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Foreign Policy from 1515-1529 in England Essay

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How Far do you agree that Foreign Policy failed from 1515-1529 failed to make England stronger as an international power?

Initially, Henry and Wolsey created a reasonable foreign profile. They managed to maintain this for 10 years until 1525. However a massive decline occurred subsequently it wasn’t long before the pair found themselves out of the Major League of European Countries and neither France nor Spain cared who it made allegiances with.

England was at a disadvantage from the outset; with very limited resources compared to France and Spain. Alone England didn’t stand much chance of survival and therefore it was vital that England formed alliances with other international powers. On august the 15th 1521, Henry VIII and Emperor Charles V formed a secret treaty known as ‘The Treaty of Bruges’. It provided for a joint invasion of France; primarily before March 1523. This in one respect merely defined the dependence Henry and Wolsey had upon Charles. This was mainly due to the reliance England’s economy beheld upon the ‘Flanders Cloth Market.’ Nevertheless, the treaty never materialised and whilst she displayed and attempt to resolve this in autumn 1523, they could do little without the support of Charles V.

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There was a constant need to show his worthiness and match up to wealthier kings such as Francis I. Henry’s favourite way was though extravagant wars. From 1511-1525 he spent an equivalent of 1.4 million on wars, whilst his annual income was �110,000. This put England fundamentally on huge strains and it was up to Wolsey to turn this around.

1518, the ‘Treaty of London’ prior to all discussed, a treaty of diplomatic importance influencing England to be noticed by other countries. This was a universal peace collective and signed by all major leaders. This gave England support from over countries and also made them noticed. It was a non aggressive treaty and agreed that none of the countries would attack one another, and if they were, they were support one another. This was ‘Wolsey’s finest hour.’ It reflected glory upon Henry VIII, putting the pair in good terms with one another as well as with all other major countries. It also meant that if any country broke away from the treaty, then war would b veiled upon them. However, at the same time it wasn’t entirely successful. It only lasted for a short time and inevitably war broke out from an alliance between Spain and England against France.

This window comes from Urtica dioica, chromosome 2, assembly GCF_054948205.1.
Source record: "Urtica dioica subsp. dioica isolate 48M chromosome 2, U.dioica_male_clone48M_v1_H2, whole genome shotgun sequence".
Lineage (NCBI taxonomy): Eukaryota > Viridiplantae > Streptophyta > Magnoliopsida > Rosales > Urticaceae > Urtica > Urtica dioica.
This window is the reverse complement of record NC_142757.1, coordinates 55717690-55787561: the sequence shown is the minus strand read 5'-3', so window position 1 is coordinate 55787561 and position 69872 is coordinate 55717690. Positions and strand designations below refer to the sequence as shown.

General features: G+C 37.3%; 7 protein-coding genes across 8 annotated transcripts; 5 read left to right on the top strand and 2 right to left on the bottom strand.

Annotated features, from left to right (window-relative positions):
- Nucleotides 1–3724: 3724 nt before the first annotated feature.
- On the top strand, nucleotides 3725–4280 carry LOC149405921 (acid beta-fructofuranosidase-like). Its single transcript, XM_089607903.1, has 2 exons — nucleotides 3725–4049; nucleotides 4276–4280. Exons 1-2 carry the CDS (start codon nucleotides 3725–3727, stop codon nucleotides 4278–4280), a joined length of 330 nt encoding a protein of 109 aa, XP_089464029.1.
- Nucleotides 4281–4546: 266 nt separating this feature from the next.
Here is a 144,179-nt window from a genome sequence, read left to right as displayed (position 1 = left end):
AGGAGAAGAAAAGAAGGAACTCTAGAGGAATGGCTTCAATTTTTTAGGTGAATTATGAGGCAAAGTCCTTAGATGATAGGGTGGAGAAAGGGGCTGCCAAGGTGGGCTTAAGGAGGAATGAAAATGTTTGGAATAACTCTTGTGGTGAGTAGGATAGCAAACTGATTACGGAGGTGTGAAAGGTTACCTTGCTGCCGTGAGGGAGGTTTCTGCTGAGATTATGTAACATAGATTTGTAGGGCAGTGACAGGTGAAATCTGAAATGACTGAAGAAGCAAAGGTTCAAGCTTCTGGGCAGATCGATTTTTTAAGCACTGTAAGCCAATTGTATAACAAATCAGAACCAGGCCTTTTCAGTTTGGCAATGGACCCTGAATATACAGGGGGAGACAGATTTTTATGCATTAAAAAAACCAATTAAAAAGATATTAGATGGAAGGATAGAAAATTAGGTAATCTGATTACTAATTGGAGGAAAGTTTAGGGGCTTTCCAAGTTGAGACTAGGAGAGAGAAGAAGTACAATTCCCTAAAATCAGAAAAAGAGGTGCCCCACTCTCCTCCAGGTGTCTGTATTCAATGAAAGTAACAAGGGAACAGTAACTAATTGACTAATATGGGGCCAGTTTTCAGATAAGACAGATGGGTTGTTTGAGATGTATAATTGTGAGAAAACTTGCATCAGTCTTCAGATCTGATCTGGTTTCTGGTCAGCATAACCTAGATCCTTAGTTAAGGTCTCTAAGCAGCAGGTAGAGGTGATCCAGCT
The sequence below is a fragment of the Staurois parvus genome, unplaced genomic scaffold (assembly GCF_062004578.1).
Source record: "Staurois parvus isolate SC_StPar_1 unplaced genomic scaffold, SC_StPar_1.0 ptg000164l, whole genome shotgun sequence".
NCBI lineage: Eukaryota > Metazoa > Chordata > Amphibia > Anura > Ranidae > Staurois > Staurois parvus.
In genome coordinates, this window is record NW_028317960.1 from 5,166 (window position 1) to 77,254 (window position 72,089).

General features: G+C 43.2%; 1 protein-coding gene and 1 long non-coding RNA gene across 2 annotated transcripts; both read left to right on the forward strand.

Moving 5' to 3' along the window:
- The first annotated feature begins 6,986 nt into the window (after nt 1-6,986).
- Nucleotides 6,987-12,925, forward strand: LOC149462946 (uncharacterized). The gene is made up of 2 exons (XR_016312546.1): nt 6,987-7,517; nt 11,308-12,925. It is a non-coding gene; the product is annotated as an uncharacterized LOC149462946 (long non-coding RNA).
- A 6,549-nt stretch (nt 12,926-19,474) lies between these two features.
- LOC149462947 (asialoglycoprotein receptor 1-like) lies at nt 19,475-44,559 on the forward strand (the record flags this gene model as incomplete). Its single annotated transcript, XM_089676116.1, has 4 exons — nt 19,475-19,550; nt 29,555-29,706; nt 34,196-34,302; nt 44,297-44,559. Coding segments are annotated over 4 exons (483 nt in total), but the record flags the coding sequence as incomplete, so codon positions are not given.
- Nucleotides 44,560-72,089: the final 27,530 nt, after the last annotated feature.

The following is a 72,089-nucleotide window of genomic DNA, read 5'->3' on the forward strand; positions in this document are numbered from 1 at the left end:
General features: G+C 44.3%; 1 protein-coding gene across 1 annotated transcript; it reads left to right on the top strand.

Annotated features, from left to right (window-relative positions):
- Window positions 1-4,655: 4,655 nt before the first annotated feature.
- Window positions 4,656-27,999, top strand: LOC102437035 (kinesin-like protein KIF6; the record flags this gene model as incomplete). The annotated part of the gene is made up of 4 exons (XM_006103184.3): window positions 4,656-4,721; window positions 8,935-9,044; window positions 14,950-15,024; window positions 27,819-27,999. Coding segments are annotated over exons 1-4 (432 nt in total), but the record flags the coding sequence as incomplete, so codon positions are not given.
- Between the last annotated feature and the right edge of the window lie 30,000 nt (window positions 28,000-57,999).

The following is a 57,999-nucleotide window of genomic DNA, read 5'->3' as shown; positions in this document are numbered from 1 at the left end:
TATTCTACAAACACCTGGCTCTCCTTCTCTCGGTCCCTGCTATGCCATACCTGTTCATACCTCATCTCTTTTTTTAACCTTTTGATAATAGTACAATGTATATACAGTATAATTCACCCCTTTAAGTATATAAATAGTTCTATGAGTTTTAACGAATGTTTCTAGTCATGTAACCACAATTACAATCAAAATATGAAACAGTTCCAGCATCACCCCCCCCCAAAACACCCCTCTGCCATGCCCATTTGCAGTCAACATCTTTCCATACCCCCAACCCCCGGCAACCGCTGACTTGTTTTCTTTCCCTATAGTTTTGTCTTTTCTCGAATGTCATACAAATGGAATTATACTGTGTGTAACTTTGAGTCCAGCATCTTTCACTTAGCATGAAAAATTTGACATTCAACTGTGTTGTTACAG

Another very important affair to mention was the ‘Field of The Cloth of Gold’ which occurred from June 7th to June 24th in 1520. It was a meeting between the two kings Henry VIII and Francis the I of France and its aim was to increase the bond between the two kings, furthering England profile internationally. Each kind tried to outdo the other. The proof of Henry’s attempts was that in one month 2200 sheep were consumed. In the fields past the castle, 2800 tents were erected for less important visitors. Even though it made a great impression, politically it did very little. Hence the war previously discussed a year later.

The decline of Wolsey’s success made England lose it’s profile it started with. In 1525 was the introduction of the Amicable Grant. When Wolsey tried to raise more money through the ‘Amicable Grant’ it depicted the anger within England itself.

Wolsey needed to raise taxes (1525) in order to cover the cost of taking France to war. However it was strongly opposed and subsequently Wolsey had to back down and ‘reduce the payments for the 1523 subsidy’ 10,000 men converged in Lavenham. In summery this lost England support of Charles V which inevitability meant the only way was to make a peace treaty with France. ‘The Treaty of More,’ in 1525. Meanwhile again Wolsey’s attempts failed. France undermined England and formed an alliance with Charles V leaving England no stronger than to begin with.

A long term affect of this, is that it meant Henry lost his trust in Wolsey causing the downfall in 1529. As well very importantly was Henry’s divorce to Catherine of Aragon and its international relevance. Catherine’s nephew was Charles V, a may with great power. He threatened the Pope to not go ahead with the annulment. Wolsey was in a predicament, if he allowed the annulment his own life was in risk, but the time he wasted trying to decide one way another outraged Henry emphatically. So much so that Henry stripped him from his title.

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